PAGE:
Law enforcement and public officials involved with the illegal occupation of a wildlife refuge by antigovernment extremists have been targets of a “cascade of threats,” two Oregon media outlets report.
“We're going to shoot to kill,” one anonymous caller told the office of Oregon Gov. Kate Brown the day after Robert LaVoy Finicum was fatally shot on Jan. 26 at a police roadblock north of the Malheur National Wildlife Refuge, the Oregonian reported.
In a similar piece, Oregon Public Broadcasting said one social media post urged other extremists to “kill cops because they are cops, if for no other reason. Just walk up asking for directions and shoot them in the [expletive] face.”
The Deschutes County Sheriff's Office, in Bend, Ore, which investigated Finicum's death, last week released redacted samples of threats received by various public officials and law enforcement. Some of the threats came from people who appeared to use their real names, but many threats were anonymous.
The man who called the Oregon governor’s office on Feb. 29 said he was ready to “shoot to kill.”
“Yeah, Kate Brown authorizing federal agents to use deadly force,” the caller said. “F--- you. You’d better watch your back, b----.”
Another caller said: “Give me liberty or give me death. If it’s going to be death, you’re going to need a lot of bullets.”
And another: “We’re coming to Oregon. You’re corrupt. Your government’s corrupt and you murdered an innocent man. Shame on you. We’re gonna shut you down.”
The sampling, released in response to a public records request, also showed the Bureau of Land Management has received threats.
On Feb. 26, the BLM’s regional office in Salt Lake City spotted a Facebook posting appearing to demand the release of Nevada rancher Cliven Bundy and his sons, who face indictments in Oregon and Nevada. That poster demanded the issuance of “arrest warrants for FBI agents and their ‘partners,’ most notably the nastiest w---- in Oregon, Kate Brown, for the murder of LaVoy Finicum and false arrests of all the other protesters.”
If those demands weren’t met, the poster said: “I AM GOING TO BEGIN RETURNING FIRE!!!!!! I CANNOT SITE QUIETLY WHEN WAR AND LIES ARE BEING LEVIED AGAINST THE UNITED STATES!!!!!!
In another threat received on Feb. 11, the day the occupation of the Malheur National Wildlife Refuge ended, a caller told the Oregon State Police there would be a “Quran burning at the refuge” and another at the home of the OSP officer who fatally shot Finicum. The name of that officer and those of FBI Hostage Rescue Team operators involved in the roadblock shooting have not been released.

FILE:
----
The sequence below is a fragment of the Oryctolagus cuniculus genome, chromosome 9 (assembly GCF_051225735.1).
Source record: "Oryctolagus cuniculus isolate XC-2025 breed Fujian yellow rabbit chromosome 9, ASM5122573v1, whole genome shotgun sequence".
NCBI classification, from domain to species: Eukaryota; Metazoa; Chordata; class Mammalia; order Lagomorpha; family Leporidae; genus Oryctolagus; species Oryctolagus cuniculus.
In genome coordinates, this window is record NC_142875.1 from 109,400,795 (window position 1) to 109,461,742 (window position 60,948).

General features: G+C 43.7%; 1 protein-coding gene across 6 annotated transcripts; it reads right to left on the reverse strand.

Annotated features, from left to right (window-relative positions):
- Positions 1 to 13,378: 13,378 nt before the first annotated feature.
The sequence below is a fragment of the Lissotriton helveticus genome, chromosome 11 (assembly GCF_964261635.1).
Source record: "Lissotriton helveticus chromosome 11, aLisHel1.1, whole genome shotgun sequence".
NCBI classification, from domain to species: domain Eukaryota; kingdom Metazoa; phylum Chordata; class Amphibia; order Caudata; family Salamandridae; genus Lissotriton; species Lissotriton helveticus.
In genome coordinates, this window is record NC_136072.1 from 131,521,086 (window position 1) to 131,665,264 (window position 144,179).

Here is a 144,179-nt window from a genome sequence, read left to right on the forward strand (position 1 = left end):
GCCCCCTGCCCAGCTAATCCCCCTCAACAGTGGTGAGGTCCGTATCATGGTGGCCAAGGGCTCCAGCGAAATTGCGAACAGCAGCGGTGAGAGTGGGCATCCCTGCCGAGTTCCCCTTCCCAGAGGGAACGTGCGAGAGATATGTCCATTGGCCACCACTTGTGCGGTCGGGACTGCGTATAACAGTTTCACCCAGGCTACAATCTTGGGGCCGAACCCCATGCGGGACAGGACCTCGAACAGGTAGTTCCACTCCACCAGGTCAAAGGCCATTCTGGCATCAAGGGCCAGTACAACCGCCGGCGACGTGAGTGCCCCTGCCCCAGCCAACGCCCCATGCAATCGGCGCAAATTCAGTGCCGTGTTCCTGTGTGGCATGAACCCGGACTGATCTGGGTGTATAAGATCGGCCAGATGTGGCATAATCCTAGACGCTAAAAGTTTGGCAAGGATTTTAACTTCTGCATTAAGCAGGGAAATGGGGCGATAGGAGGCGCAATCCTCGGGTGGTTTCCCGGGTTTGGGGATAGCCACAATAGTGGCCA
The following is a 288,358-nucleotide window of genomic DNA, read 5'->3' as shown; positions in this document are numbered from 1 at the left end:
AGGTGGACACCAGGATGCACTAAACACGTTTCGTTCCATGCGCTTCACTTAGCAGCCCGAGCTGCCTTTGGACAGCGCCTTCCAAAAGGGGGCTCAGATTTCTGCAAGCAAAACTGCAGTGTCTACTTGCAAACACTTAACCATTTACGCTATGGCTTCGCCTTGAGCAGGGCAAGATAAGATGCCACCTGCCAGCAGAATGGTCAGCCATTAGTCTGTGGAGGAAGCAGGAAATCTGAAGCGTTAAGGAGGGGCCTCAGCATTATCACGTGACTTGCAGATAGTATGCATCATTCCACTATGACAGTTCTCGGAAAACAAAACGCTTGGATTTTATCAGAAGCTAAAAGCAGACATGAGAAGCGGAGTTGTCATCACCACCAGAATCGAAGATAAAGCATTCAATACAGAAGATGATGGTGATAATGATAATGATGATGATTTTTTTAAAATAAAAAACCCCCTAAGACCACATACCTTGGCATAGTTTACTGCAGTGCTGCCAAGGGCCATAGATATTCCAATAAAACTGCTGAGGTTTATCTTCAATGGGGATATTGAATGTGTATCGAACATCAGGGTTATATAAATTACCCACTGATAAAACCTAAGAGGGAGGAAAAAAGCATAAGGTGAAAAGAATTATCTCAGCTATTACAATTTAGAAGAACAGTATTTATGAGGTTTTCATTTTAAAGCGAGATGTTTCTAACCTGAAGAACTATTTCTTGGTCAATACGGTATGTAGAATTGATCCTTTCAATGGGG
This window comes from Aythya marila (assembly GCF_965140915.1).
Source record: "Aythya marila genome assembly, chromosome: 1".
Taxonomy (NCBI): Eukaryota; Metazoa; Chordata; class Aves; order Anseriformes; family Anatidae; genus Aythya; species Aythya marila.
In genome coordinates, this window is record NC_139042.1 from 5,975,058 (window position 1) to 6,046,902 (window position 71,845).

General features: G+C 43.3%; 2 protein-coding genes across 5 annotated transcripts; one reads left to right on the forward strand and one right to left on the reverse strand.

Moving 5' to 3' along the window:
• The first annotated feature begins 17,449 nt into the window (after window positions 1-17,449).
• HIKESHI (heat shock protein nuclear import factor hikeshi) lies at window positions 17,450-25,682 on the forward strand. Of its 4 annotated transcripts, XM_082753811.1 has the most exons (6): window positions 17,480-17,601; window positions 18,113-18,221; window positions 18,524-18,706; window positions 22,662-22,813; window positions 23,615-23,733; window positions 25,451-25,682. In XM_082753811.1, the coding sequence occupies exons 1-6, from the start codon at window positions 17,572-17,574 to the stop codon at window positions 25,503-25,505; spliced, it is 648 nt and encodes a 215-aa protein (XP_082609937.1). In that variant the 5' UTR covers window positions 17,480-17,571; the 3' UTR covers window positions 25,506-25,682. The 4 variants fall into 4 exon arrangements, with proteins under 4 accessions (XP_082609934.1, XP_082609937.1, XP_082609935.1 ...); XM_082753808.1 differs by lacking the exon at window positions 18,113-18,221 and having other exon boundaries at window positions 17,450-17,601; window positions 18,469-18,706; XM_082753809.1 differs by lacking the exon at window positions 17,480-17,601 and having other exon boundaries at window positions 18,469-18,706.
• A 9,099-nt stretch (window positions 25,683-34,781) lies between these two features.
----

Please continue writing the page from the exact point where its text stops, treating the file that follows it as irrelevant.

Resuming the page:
Harney County Sheriff David Ward, who rebuffed the occupiers’ demand that he act as a “constitutional sheriff” and attempt to block the surrenders of two ranchers in the days before the refuge occupation, also has been the target of threats.
After the occupation ended, a man who apparently lives in New York posted a photo of the Oregon sheriff on Facebook with this comment: “He is still alive? What’s his address? Seriously.”
The release of the list of threats shows that despite the end of the 41-day occupation, antigovernment chatter has continued. Beth Anne Steele, an FBI spokeswoman in Portland, said the matter was being investigated.
"The FBI knows of several threats received as a result of our response to the standoff at the Malheur National Wildlife Refuge," Steele told Hatewatch. "Although we don't typically comment on what is being investigated, I can tell you that we do take any threat seriously. We work to ensure that any threat is evaluated and addressed as necessary."
Only one person has been arrested in connection with making threats related to the refuge occupation.
Scott A. Willingham, a 49-year-old unemployed musician from Colorado, was arrested March 16 in Mount Vernon, Ore., after he allegedly made threats to “start shooting federal law enforcement officers.” He was charged with unlawful use of a weapon, a felony, and second-degree disorderly conduct, a misdemeanor.